Now, what I’m about to tell you can’t go any farther…at the wonder-full North Wales estate of Erddig, I saw a seated chamber pot that Queen Mary had used beside a sumptuous canopy bed…I couldn’t resist. I knew there was a docent somewhere close by, so I cleared my throat, as my camera turned on. (I hadn’t yet figured out how to turn off the music or even that it was possible.) But I know it was the flash that did it…that woman ran in lickety-split, as they say, but the camera was gone. She looked around me, as in wonder that she had missed the culprit. This good little two-shoes said penitently, ‘Oh, I really just wanted to get that toilet.’ She scolded vehemently, ‘No, no, no!’
Queen Mary's Pot
I vowed that ‘I will never do this again, and that I will ask permission’…but what if they say no? Don’t let your children read this—I am definitely a bad example.
I won’t go into the humanness of our curiosity about these things…but I do believe it is quite natural to be interested in all aspects of our excretions. Children are unselfconsciously motivated to explore. I find the toilets of the UK unsatisfactory for this exploration…one must examine ‘things’ to know the condition and results of one’s daily nutritional intake and in Britain, ‘things’ simply disappear in their modern apparatuses (not to mention garderobes of olde) once one has completed one’s processing. It is disconcerting, to be sure.
A misconception that I formed from some of the badly-ruined latrines in castles is that there was no comfort or consideration for the need of position, for expediency. For instance, at Tintern and others, there is just the open gutter or shoot down the side of rocks, to water. I finally realized my error in thinking, when I got to other castles in better condition. They actually had a little rocky or wooden seat and all results found their way into the moat or below to the medieval manor’s spring-fed gutters.
And though some castles with thoughtful builders even had a window and sometimes a few seats lined up for quiet reading pleasure, a copse of trees might have served as a more inspiring, not to mention less rank, experience than in the average claustrophobic stone garderobe.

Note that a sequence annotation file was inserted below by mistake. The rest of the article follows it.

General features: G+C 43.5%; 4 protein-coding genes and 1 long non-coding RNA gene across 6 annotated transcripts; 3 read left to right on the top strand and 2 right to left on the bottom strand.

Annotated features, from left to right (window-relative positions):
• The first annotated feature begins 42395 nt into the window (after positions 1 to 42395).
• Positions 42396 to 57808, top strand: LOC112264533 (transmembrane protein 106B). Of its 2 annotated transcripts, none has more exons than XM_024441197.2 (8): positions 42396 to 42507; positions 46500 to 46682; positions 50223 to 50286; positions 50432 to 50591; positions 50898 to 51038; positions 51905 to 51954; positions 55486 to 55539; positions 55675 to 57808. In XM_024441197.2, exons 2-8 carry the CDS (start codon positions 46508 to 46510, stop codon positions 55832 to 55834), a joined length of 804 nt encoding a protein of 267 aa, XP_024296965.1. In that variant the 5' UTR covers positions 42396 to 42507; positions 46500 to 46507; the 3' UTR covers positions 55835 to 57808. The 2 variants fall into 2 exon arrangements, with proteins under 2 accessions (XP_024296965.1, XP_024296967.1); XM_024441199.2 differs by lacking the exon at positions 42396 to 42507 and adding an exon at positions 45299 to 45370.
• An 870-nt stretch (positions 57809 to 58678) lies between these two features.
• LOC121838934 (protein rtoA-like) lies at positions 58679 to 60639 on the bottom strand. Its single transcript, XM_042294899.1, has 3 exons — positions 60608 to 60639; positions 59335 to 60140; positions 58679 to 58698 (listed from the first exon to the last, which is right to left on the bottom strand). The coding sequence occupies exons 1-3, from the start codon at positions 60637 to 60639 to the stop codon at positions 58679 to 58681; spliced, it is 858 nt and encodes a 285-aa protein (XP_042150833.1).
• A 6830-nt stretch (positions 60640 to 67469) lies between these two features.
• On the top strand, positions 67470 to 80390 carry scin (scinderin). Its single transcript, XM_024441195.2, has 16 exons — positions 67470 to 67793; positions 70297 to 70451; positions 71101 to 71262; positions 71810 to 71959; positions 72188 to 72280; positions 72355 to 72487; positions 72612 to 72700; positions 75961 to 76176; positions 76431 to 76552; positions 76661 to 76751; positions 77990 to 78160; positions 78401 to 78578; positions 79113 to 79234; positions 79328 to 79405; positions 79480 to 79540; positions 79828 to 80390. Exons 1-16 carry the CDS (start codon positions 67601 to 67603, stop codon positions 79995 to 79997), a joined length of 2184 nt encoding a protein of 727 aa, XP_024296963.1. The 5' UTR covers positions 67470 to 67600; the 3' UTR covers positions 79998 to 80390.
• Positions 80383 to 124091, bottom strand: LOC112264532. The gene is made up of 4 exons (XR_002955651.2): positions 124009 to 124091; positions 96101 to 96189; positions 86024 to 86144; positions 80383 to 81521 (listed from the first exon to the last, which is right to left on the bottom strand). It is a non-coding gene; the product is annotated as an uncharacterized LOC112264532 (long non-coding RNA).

Some fun loos I found have great views of mountain, sea and bay. These are at Castle Conwy, in North Wales. Ten open 'conveniences' had been built into the curtain wall, all lined up one after the other, that were used by the sentries. Everything simply landed outside the walls…talk about a way to protect your stronghold.
This all leads to a conversation I had with the police, in Tintern. I was actually looking for a laundromat (very difficult to find there, which again demonstrates priorities). I asked about their method of disposal of ‘things’. They said that for many years now, they have had septic systems. I told them about the labyrinths of failed septics in my tiny mountain town of Crouch. Though these police officers and their ancient village sit right next to the beautiful River Wye, they had no concern and laughed that I had even brought it up. It seems to me that we cannot afford to be embarrassed by these things any longer.
In honor of all of the old toilets that for hundreds of years provided rest and relief to lords and ladies and lesser mortals, I have provided a photo of my loveliest toilet sign winner, with the greenery of vines growing out of 600 year-old mortar. Take a gander at some of my favorite Welsh toidies and while you remember your own moments in the throes of need and there was no help to be found, give a hip-hip-hurrah for the ty bach and Age Cymru.